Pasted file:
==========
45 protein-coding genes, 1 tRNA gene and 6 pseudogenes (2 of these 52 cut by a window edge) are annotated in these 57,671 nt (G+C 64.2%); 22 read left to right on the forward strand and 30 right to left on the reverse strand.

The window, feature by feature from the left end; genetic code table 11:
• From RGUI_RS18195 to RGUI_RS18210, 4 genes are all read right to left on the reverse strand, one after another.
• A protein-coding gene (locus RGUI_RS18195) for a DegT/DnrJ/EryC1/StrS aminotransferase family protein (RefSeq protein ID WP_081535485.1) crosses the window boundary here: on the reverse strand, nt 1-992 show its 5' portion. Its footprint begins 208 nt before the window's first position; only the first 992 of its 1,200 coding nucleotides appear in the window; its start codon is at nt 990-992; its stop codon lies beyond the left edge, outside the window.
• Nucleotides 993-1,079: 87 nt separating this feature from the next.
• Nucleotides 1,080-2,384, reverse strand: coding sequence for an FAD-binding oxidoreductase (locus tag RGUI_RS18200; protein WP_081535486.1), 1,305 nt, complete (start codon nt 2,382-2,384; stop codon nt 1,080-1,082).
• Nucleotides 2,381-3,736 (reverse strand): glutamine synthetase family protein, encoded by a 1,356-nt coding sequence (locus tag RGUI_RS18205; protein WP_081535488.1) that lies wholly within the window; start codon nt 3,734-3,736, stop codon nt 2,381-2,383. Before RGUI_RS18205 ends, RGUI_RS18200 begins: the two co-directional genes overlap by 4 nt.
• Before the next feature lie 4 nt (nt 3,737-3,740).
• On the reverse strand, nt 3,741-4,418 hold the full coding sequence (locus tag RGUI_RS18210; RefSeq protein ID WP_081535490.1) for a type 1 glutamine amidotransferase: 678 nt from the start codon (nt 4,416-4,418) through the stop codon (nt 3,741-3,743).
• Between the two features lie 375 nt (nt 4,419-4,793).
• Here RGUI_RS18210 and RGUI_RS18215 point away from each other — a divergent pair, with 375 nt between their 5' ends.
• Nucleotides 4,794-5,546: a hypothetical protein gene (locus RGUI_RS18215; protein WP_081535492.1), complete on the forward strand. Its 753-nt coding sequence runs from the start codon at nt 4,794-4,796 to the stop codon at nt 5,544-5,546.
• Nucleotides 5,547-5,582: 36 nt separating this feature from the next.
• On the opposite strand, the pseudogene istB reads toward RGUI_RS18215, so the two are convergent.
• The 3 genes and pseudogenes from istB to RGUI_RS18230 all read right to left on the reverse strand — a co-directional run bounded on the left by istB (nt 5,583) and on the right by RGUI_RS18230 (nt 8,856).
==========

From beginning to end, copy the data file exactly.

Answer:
45 protein-coding genes, 1 tRNA gene and 6 pseudogenes (2 of these 52 cut by a window edge) are annotated in these 57,671 nt (G+C 64.2%); 22 read left to right on the forward strand and 30 right to left on the reverse strand.

The window, feature by feature from the left end; genetic code table 11:
• From RGUI_RS18195 to RGUI_RS18210, 4 genes are all read right to left on the reverse strand, one after another.
• A protein-coding gene (locus RGUI_RS18195) for a DegT/DnrJ/EryC1/StrS aminotransferase family protein (RefSeq protein ID WP_081535485.1) crosses the window boundary here: on the reverse strand, nt 1-992 show its 5' portion. Its footprint begins 208 nt before the window's first position; only the first 992 of its 1,200 coding nucleotides appear in the window; its start codon is at nt 990-992; its stop codon lies beyond the left edge, outside the window.
• Nucleotides 993-1,079: 87 nt separating this feature from the next.
• Nucleotides 1,080-2,384, reverse strand: coding sequence for an FAD-binding oxidoreductase (locus tag RGUI_RS18200; protein WP_081535486.1), 1,305 nt, complete (start codon nt 2,382-2,384; stop codon nt 1,080-1,082).
• Nucleotides 2,381-3,736 (reverse strand): glutamine synthetase family protein, encoded by a 1,356-nt coding sequence (locus tag RGUI_RS18205; protein WP_081535488.1) that lies wholly within the window; start codon nt 3,734-3,736, stop codon nt 2,381-2,383. Before RGUI_RS18205 ends, RGUI_RS18200 begins: the two co-directional genes overlap by 4 nt.
• Before the next feature lie 4 nt (nt 3,737-3,740).
• On the reverse strand, nt 3,741-4,418 hold the full coding sequence (locus tag RGUI_RS18210; RefSeq protein ID WP_081535490.1) for a type 1 glutamine amidotransferase: 678 nt from the start codon (nt 4,416-4,418) through the stop codon (nt 3,741-3,743).
• Between the two features lie 375 nt (nt 4,419-4,793).
• Here RGUI_RS18210 and RGUI_RS18215 point away from each other — a divergent pair, with 375 nt between their 5' ends.
• Nucleotides 4,794-5,546: a hypothetical protein gene (locus RGUI_RS18215; protein WP_081535492.1), complete on the forward strand. Its 753-nt coding sequence runs from the start codon at nt 4,794-4,796 to the stop codon at nt 5,544-5,546.
• Nucleotides 5,547-5,582: 36 nt separating this feature from the next.
• On the opposite strand, the pseudogene istB reads toward RGUI_RS18215, so the two are convergent.
• The 3 genes and pseudogenes from istB to RGUI_RS18230 all read right to left on the reverse strand — a co-directional run bounded on the left by istB (nt 5,583) and on the right by RGUI_RS18230 (nt 8,856).